College of Business continues lecture series

June 30, 2017


Bryn Young
Staff Reporter | bjy001@latech.edu


People packed into the College of Business the night of April 19 prepared to be given insight on the career, duties and advice of India Carroll, CEO of Green Clinic.


Speaking animatedly amongst the babble of the room,  Victoria Reier, a finance major in attendance, said she hoped to gain insight from someone in her desired field.


“I want to be in the medical field, but my major is finance,” Reier said. “So I just wanted to see how those two could maybe come together and what opportunities that I had.”


The presentation came as part of the Inside the C Suite series offered by the College of Business. Inside the C Suite brings in business executives from a variety of fields to speak about their business, life and perspective.


Christopher Martin, dean of the College of Business, said he thinks it is an opportunity for students to get a glimpse of the daily routines and struggles that they may one day face.


“It’s an opportunity to provide a perspective from the top of the organization that you don’t often get,” Martin said. “To meet CEOs, CFOs and CMOs of organizations provides that perspective of key issues, concerns and experiences that keep them up at night and they deal with on a regular basis and the volatility and environment that they work in. So it’s a whole different perspective than from middle management or lower management or other parts of the organization.”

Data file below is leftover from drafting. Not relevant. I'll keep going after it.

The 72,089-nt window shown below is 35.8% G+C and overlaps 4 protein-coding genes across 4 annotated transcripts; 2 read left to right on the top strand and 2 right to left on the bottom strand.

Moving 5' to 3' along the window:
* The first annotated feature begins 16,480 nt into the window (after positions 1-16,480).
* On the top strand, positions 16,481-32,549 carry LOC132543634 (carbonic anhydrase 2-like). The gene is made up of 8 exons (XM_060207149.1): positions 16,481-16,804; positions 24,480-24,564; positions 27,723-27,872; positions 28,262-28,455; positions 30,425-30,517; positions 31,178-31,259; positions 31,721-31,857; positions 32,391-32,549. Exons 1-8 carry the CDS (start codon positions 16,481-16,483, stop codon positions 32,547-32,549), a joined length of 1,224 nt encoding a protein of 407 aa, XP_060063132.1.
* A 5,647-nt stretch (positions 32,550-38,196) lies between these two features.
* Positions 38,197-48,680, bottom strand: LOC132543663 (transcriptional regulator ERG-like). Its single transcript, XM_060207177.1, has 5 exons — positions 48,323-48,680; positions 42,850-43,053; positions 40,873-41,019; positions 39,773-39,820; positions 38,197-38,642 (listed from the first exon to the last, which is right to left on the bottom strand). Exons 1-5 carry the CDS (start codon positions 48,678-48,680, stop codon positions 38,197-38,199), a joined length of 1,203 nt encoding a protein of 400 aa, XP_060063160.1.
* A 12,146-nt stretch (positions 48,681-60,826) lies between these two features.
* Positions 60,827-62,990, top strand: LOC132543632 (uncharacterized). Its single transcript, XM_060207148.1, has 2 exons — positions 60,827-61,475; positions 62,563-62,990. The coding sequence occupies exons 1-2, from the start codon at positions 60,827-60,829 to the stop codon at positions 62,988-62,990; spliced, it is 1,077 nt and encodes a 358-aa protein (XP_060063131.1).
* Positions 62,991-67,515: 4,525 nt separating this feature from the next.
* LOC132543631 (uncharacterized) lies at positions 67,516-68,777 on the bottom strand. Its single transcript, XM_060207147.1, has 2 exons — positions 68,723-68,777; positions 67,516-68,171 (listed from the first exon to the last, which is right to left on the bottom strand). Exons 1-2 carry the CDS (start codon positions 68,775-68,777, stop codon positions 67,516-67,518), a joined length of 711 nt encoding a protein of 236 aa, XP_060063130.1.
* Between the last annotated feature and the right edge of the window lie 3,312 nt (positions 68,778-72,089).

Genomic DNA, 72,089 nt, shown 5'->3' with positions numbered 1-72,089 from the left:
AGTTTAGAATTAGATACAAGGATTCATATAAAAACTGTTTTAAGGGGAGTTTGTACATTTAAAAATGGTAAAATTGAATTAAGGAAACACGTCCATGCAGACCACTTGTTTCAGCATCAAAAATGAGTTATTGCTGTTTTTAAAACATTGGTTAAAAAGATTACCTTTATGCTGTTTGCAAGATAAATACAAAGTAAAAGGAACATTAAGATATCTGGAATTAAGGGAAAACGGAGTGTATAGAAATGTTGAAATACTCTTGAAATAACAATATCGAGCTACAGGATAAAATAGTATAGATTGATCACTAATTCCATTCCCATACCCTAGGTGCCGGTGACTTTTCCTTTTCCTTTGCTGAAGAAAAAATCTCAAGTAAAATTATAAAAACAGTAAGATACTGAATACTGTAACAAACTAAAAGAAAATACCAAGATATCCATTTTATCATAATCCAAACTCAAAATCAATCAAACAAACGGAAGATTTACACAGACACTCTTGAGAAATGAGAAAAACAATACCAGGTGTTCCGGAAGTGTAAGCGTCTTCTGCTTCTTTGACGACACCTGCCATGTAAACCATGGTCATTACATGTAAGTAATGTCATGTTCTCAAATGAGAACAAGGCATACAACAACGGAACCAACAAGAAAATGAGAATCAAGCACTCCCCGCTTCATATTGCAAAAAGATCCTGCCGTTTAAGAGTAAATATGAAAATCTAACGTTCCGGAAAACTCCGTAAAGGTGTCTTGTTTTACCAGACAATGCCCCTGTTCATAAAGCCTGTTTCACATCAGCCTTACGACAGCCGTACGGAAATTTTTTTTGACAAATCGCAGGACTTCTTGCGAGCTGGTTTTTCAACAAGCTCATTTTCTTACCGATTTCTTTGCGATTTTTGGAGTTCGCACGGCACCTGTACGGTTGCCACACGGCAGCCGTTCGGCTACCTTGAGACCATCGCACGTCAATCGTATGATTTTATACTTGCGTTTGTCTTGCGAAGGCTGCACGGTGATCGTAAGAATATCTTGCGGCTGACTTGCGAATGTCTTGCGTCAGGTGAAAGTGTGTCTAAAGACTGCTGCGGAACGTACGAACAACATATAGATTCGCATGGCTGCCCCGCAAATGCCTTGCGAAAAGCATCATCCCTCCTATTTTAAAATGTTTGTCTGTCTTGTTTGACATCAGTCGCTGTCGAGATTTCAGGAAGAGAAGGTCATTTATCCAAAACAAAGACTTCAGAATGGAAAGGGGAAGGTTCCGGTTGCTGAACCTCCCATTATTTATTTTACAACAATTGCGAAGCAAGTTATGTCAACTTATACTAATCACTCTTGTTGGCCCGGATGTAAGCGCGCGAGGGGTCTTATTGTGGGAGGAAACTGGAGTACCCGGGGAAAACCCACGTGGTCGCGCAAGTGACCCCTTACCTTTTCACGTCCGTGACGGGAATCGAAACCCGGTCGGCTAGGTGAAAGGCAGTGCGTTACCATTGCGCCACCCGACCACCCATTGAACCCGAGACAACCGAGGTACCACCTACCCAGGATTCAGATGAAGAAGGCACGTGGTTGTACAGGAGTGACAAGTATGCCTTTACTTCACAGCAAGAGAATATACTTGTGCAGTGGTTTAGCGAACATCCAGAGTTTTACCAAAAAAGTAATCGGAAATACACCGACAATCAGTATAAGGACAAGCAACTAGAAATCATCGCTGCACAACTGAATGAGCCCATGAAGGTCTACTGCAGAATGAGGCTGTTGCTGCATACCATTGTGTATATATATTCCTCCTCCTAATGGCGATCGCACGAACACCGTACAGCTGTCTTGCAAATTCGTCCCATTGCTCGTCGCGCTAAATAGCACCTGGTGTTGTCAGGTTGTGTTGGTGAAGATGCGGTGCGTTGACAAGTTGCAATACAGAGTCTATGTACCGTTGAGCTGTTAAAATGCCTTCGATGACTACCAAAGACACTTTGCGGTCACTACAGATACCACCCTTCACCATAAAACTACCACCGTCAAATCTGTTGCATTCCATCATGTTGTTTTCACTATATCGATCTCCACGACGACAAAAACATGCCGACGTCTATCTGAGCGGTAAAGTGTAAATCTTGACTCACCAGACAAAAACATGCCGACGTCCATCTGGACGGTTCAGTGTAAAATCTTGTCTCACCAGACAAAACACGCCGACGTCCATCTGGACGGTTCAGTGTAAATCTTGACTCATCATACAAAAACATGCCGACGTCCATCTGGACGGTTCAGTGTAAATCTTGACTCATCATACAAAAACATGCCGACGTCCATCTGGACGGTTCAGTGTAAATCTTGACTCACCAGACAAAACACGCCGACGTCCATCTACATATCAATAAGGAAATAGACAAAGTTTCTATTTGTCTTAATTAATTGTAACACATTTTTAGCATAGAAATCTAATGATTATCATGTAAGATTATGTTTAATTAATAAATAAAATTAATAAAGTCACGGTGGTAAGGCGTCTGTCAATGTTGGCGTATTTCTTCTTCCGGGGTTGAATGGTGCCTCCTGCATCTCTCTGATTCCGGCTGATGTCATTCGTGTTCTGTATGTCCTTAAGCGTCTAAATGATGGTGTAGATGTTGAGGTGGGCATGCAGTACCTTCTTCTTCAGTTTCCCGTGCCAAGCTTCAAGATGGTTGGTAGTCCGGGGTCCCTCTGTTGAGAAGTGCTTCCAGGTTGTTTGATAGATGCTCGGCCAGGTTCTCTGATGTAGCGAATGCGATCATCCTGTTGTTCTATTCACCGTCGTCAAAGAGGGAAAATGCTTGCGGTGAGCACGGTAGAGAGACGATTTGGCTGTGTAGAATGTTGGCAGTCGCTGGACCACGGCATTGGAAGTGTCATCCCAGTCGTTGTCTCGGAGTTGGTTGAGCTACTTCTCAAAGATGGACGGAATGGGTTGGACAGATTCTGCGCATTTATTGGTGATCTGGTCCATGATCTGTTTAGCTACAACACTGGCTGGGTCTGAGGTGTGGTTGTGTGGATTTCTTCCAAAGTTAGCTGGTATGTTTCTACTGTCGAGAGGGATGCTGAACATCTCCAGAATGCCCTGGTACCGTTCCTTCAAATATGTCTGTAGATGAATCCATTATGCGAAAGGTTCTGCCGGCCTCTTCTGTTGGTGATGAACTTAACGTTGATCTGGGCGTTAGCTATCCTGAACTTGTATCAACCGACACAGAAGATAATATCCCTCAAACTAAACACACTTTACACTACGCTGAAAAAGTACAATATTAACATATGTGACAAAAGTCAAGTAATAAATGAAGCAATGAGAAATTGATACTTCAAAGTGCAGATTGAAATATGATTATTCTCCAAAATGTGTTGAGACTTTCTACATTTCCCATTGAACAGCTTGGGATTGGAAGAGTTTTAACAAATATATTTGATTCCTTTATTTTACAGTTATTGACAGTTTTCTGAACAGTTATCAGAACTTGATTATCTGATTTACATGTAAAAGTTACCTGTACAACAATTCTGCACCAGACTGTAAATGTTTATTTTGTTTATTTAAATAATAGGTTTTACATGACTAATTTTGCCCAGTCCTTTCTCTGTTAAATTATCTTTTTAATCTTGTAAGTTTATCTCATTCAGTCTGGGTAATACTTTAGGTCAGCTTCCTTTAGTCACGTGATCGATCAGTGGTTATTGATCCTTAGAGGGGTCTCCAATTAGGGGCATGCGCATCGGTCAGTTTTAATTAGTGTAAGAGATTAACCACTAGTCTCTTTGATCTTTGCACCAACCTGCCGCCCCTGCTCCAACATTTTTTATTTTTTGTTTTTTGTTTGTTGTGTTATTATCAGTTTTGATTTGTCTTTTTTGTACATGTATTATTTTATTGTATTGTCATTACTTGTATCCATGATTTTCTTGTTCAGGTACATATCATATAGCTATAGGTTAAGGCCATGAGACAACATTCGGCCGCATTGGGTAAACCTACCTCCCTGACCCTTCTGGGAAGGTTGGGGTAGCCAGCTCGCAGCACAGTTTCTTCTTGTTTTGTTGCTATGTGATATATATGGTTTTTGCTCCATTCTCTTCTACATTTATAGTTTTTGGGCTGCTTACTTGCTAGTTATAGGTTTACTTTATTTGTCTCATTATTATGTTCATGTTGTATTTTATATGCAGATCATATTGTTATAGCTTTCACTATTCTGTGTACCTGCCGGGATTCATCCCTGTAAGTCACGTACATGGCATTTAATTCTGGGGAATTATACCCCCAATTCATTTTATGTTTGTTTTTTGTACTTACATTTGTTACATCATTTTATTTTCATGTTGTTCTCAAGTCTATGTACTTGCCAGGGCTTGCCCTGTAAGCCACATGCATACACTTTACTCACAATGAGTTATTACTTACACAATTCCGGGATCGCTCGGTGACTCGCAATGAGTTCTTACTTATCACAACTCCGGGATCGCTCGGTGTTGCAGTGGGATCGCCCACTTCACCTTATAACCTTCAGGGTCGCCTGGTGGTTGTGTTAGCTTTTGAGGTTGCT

The program also focuses on bringing in executives that are graduates of Louisiana Tech as speakers.


“We want to show the value of the degree our students are receiving and where they are placed, the responsibilities they have, and the responsibilities they will have down the road,” Martin said.


Carroll spent her time telling students of her journey to becoming CEO as well as lessons she learned along the way. She outlined these lessons in five statements: “it’s okay to fail,” “find the opportunity in change,” “be optimistic when others won’t,” “know your audience” and “your people skills are everything.”


“My main purpose was to teach them some of the things I’ve had to learn the hard way, some of the career lessons that I’ve learned, so that maybe they can handle those types of situations better when faced with that,” she said.


The additional knowledge from someone in the executive position is something that was valued by both Carroll and students attending. When the floor opened for questions, many picked the executive’s brain on her experience as well as her opinions on health care. 


“When you come to college it’s to prepare you for the world,” Carroll said. “It’s to prepare you for your career. If you can bring people in from the real world to add to the knowledge you can gain here in the classroom, it makes your experience more complete.”


Leave a Reply

Your email address will not be published. Required fields are marked *